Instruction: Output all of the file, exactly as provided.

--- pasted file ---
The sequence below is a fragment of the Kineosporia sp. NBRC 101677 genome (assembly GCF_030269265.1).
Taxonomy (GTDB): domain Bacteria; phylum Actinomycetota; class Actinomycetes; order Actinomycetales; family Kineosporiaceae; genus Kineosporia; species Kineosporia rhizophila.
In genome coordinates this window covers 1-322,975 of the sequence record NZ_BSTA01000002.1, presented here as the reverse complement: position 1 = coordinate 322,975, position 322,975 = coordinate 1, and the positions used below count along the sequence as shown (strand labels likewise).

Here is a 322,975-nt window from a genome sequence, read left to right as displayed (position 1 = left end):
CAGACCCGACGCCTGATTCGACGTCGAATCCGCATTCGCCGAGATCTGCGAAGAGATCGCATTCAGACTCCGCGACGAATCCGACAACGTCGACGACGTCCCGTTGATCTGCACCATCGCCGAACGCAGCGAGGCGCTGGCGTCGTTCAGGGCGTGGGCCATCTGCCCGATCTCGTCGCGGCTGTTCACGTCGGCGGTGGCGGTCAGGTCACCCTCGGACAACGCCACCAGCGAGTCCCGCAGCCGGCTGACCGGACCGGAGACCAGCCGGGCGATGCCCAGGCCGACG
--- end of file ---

The sequence below is a fragment of the Kineosporia sp. NBRC 101677 genome (assembly GCF_030269265.1).
Taxonomy (GTDB): domain Bacteria; phylum Actinomycetota; class Actinomycetes; order Actinomycetales; family Kineosporiaceae; genus Kineosporia; species Kineosporia rhizophila.
In genome coordinates this window covers 1-322,975 of the sequence record NZ_BSTA01000002.1, presented here as the reverse complement: position 1 = coordinate 322,975, position 322,975 = coordinate 1, and the positions used below count along the sequence as shown (strand labels likewise).

Here is a 322,975-nt window from a genome sequence, read left to right as displayed (position 1 = left end):
CAGACCCGACGCCTGATTCGACGTCGAATCCGCATTCGCCGAGATCTGCGAAGAGATCGCATTCAGACTCCGCGACGAATCCGACAACGTCGACGACGTCCCGTTGATCTGCACCATCGCCGAACGCAGCGAGGCGCTGGCGTCGTTCAGGGCGTGGGCCATCTGCCCGATCTCGTCGCGGCTGTTCACGTCGGCGGTGGCGGTCAGGTCACCCTCGGACAACGCCACCAGCGAGTCCCGCAGCCGGCTGACCGGACCGGAGACCAGCCGGGCGATGCCCAGGCCGACG